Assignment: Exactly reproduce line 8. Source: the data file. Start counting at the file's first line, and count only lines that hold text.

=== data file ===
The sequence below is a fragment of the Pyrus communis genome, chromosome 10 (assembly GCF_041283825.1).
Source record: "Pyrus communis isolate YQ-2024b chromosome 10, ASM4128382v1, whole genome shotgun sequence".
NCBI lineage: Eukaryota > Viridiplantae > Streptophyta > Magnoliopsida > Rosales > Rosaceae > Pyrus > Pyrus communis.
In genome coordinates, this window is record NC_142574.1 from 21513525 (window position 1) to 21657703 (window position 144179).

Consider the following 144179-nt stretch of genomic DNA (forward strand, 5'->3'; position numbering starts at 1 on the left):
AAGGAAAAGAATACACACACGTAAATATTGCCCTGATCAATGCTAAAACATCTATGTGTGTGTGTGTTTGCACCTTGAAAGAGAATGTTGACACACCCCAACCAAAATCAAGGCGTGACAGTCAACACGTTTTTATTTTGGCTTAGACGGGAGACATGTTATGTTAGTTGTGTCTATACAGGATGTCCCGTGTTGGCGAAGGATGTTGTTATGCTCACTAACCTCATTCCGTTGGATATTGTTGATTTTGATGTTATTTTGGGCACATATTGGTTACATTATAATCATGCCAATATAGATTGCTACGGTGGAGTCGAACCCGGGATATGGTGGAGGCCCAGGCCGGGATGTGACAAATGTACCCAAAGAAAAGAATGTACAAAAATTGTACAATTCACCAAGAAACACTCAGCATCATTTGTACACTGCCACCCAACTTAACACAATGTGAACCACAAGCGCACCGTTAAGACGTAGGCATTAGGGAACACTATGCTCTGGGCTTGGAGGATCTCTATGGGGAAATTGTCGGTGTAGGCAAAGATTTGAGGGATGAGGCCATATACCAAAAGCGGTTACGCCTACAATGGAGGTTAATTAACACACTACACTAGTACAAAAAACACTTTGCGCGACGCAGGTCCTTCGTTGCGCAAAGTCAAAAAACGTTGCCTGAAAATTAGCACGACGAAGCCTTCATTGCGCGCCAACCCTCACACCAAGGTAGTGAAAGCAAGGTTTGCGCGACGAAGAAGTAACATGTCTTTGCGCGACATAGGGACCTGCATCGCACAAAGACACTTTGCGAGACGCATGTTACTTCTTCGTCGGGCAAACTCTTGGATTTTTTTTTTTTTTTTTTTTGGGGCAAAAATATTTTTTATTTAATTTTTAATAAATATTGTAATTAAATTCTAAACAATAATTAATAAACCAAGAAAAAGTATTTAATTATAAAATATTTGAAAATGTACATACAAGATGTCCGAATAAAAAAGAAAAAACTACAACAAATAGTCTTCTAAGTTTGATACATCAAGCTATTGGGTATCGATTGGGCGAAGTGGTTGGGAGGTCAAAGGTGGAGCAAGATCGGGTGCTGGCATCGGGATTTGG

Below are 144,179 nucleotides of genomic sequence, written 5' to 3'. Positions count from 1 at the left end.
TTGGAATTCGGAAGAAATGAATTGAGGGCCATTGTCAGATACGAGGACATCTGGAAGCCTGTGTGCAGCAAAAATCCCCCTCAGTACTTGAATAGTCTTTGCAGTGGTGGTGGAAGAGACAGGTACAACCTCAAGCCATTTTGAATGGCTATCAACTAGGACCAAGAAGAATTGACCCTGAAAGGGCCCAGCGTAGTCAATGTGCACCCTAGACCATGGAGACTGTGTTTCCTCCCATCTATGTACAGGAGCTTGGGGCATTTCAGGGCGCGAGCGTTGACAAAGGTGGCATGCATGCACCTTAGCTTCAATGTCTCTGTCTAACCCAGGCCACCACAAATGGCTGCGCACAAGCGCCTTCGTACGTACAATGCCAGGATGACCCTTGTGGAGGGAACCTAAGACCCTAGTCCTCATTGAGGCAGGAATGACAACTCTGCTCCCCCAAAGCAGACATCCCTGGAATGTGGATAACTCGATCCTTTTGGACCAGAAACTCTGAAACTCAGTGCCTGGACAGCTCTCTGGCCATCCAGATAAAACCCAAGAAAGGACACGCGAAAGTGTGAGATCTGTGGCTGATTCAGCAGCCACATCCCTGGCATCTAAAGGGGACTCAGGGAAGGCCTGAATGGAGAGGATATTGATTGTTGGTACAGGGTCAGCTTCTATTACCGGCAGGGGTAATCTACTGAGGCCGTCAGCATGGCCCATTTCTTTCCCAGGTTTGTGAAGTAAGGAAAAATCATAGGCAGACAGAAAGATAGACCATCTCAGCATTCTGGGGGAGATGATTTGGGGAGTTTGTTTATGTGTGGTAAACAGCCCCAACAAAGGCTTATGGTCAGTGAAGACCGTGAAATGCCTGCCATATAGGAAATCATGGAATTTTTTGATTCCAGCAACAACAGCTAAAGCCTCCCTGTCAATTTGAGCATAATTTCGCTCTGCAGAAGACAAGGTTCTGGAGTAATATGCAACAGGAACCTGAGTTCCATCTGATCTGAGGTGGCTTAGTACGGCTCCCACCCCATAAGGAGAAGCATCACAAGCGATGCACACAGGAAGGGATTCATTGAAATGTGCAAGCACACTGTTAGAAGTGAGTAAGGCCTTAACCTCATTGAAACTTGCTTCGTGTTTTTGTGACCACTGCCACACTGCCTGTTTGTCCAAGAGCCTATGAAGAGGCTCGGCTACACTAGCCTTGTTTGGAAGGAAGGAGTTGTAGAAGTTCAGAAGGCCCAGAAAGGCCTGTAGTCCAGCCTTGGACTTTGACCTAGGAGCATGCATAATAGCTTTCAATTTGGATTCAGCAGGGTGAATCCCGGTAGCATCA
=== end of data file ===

TTGGAATTCGGAAGAAATGAATTGAGGGCCATTGTCAGATACGAGGACATCTGGAAGCCTGTGTGCAGCAAAAATCCCCCTCAGTACTTGAATAGTCTTTGCAGTGGTGGTGGAAGAGACAGGTACAACCTCAAGCCATTTTGAATGGCTATCAACTAGGACCAAGAAGAATTGACCCTGAAAGGGCCCAGCGTAGTCAATGTGCACCCTAGACCATGGAGACTGTGTTTCCTCCCATCTATGTACAGGAGCTTGGGGCATTTCAGGGCGCGAGCGTTGACAAAGGTGGCATGCATGCACCTTAGCTTCAATGTCTCTGTCTAACCCAGGCCACCACAAATGGCTGCGCACAAGCGCCTTCGTACGTACAATGCCAGGATGACCCTTGTGGAGGGAACCTAAGACCCTAGTCCTCATTGAGGCAGGAATGACAACTCTGCTCCCCCAAAGCAGACATCCCTGGAATGTGGATAACTCGATCCTTTTGGACCAGAAACTCTGAAACTCAGTGCCTGGACAGCTCTCTGGCCATCCAGATAAAACCCAAGAAAGGACACGCGAAAGTGTGAGATCTGTGGCTGATTCAGCAGCCACATCCCTGGCATCTAAAGGGGACTCAGGGAAGGCCTGAATGGAGAGGATATTGATTGTTGGTACAGGGTCAGCTTCTATTACCGGCAGGGGTAATCTACTGAGGCCGTCAGCATGGCCCATTTCTTTCCCAGGTTTGTGAAGTAAGGAAAAATCATAGGCAGACAGAAAGATAGACCATCTCAGCATTCTGGGGGAGATGATTTGGGGAGTTTGTTTATGTGTGGTAAACAGCCCCAACAAAGGCTTATGGTCAGTGAAGACCGTGAAATGCCTGCCATATAGGAAATCATGGAATTTTTTGATTCCAGCAACAACAGCTAAAGCCTCCCTGTCAATTTGAGCATAATTTCGCTCTGCAGAAGACAAGGTTCTGGAGTAATATGCAACAGGAACCTGAGTTCCATCTGATCTGAGGTGGCTTAGTACGGCTCCCACCCCATAAGGAGAAGCATCACAAGCGATGCACACAGGAAGGGATTCATTGAAATGTGCAAGCACACTGTTAGAAGTGAGTAAGGCCTTAACCTCATTGAAACTTGCTTCGTGTTTTTGTGACCACTGCCACACTGCCTGTTTGTCCAAGAGCCTATGAAGAGGCTCGGCTACACTAGCCTTGTTTGGAAGGAAGGAGTTGTAGAAGTTCAGAAGGCCCAGAAAGGCCTGTAGTCCAGCCTTGGACTTTGACCTAGGAGCATGCATAATAGCTTTCAATTTGGATTCAGCAGGGTGAATCCCGGTAGCATCA